“The poor will always be with us…” Matthew 26:11
There are one group of people that Americans hate more than foreign terrorists. The poor within their own borders. They would rather send millions of dollars, as well as their armed forces, to assist and relieve the sufferings of the poor and disenfranchised in distant lands, than to help the poor on their own soil. Americans are not alone in this. The poor, wherever they are, incite the hatred and disdain of their fellow citizens, particularly their government. They are usually blamed and scapegoated for everything from economic downturns to epidemics of disease. They have always been the fodder for wars, cuts in government spending and dubious medical experiments. They are not only exploited for their manual labour, their bodies are also marketed as sex slaves and organ farms for the perverted rich, and their neighbourhoods tourist destinations for the curious advantaged.
The real source of this hatred though lies in the fact that for the elite, the poor are a constant warning that “something is rotten in the state of Denmark”… fish rots from the head down. They are the beacon which illuminates the darkness of whatever “noble lie” social harmony is built upon. They are the kindle that a spark for revolution will ignite to burn away the illusion of political stability. There is also an intense societal fear and loathing for those who advocate for these hated poor and direct the beacon to expose the architects and beneficiaries of these sacred falsehoods.
“When I give food to the poor they call me a saint. When I ask why the President can easily bailed out the banks and capitalists, but has done nothing to help the poor, they call me an “uncle tom”.
I have always been a fan of Travis Smiley. I have recently developed a great amount of respect and admiration for Cornel West. I may not always agree with their positions, but there is no doubt that they are principled and honest (Black) men who have a sincere love for Black people, and are committed to the cause of the poor, the exploited and the disenfranchised. Regardless of this… actually because of this… I knew they would become pariahs within the African-American community, particularly with the Negro intellectuals and celebrities, when they announced that they were going on a 2 week, 16 city tour to bring attention to the plight of the poor and President Obama’s lack of any policy, initiative or plan to address their situation… especially the African-American poor, who have been hit the hardest by the housing crisis, unemployment and recession (here).
“If you want that good feeling that comes from doing things for other people, then you have to pay for it in abuse and misunderstanding…” Zora Neale Hurston
I have hence read all sorts of articles questioning their motives, demonizing and vilifying them, as well as calling them all sorts of names, because they took a stance for the poor by demanding that Barack Obama, the President of the United States, the most powerful (Black) man in the world, do something substantial for them, instead of offering empty rhetoric, the noble lie that “a rising tide lifts all boats”. These are the same poor black people who blindly and emotionally supported his bid to the White House, believing that he was their promised messiah, the embodiment of the change they could believe in. (I always mused that if your boat has holes and is filling with water, wouldn’t a rising tide make it sink faster).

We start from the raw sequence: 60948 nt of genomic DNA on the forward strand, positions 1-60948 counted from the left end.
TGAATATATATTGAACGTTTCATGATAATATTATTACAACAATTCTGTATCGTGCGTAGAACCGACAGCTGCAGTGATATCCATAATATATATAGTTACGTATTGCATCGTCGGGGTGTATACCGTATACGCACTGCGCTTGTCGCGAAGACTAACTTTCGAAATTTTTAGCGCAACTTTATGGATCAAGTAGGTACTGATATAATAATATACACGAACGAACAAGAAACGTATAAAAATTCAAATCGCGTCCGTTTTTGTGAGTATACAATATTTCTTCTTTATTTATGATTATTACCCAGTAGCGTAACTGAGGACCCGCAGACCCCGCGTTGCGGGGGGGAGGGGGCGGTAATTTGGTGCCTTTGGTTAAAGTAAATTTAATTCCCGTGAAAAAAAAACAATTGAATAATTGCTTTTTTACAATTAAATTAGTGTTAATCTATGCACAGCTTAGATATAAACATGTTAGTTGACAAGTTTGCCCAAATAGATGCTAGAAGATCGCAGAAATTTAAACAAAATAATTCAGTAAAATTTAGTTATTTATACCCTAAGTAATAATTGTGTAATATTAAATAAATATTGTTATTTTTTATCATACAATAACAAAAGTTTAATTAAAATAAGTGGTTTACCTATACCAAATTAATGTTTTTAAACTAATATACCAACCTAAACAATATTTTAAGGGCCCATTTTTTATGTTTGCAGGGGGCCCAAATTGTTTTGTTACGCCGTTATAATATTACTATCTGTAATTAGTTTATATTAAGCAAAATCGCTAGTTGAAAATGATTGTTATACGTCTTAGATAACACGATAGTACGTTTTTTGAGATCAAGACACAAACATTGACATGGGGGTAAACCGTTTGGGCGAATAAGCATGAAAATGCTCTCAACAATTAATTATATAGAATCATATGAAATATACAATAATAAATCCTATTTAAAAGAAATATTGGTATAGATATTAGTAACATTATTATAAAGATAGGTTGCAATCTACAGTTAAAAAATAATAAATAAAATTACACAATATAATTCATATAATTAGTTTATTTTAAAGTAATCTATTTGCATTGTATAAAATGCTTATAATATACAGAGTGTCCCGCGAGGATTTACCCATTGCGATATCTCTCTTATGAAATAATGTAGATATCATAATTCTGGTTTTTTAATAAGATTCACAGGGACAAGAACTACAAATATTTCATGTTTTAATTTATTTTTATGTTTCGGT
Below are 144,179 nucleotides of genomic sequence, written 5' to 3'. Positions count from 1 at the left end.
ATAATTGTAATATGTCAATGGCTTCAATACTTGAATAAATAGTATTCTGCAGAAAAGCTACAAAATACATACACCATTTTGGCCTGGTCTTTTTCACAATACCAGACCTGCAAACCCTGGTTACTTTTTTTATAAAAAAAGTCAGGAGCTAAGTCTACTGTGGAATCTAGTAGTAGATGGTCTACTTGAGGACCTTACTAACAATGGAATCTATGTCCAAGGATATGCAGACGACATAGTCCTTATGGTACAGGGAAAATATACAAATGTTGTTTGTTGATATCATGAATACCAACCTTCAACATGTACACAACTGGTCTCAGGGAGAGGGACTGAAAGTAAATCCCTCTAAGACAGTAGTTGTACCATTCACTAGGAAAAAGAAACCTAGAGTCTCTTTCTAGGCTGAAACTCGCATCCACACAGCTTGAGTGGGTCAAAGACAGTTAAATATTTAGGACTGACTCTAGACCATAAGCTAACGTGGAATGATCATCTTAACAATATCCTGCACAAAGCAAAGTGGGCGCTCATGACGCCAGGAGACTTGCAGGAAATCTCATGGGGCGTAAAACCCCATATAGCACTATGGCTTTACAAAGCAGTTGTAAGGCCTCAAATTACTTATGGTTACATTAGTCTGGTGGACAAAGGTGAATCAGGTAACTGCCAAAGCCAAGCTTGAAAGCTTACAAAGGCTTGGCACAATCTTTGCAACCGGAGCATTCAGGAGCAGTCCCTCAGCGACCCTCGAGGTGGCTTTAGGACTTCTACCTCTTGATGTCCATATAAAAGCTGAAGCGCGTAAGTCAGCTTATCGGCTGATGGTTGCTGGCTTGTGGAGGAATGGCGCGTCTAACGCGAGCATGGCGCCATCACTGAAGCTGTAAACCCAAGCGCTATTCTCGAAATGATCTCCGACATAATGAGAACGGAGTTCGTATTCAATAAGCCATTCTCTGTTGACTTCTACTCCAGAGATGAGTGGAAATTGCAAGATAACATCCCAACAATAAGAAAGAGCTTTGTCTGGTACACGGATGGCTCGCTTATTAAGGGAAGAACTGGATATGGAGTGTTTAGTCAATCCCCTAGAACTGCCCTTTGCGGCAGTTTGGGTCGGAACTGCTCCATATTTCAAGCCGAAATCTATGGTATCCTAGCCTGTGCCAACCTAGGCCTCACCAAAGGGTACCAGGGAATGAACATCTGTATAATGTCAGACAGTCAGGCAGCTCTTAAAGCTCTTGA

Although America is always quick to profess to the world their noble lie that it’s the “land of free speech”, there has always been consequences to bear when one exercises that right and criticizes the government, especially the President. The blacklash against Smiley and West by the African-American community reminds me of the reaction to the Dixie Chicks by their fellow Texans, as well as political conservatives, when they criticized George W. Bush, during a concert in England, 9 days before the invasion of Iraq in March 2003: “Just so you know, we’re on the good side with y’all. We do not want this war, this violence, and we’re ashamed that the President of the United States is from Texas.” The backlash was intense and fierce. They were ostracized, lost fans, had concerts cancelled, received hate mail and death threats. I highly recommend their documentary of that period: “Dixie Chicks: Shut Up and Sing“. In the same manner, President Obama’s supporters would rather “Smiley and West: Shut Up and Coon”.
I have also read a few well balanced articles, not necessarily supporting Smiley and West, but supporting the cause of their Poverty Tour, as well as questioning the failure of President Obama to get up, stand up and fight for the human rights of the poor of his nation. I for one cannot speak to what is truly in their heart, but history has shown time and again that when the elites and their self-serving minions are fighting with all their might to kill (discredit) the messenger(s), the foundation of the message is built upon truth… and those in power will do whatever it takes, will stop at nothing, to perpetuate the sanctity of their noble lie.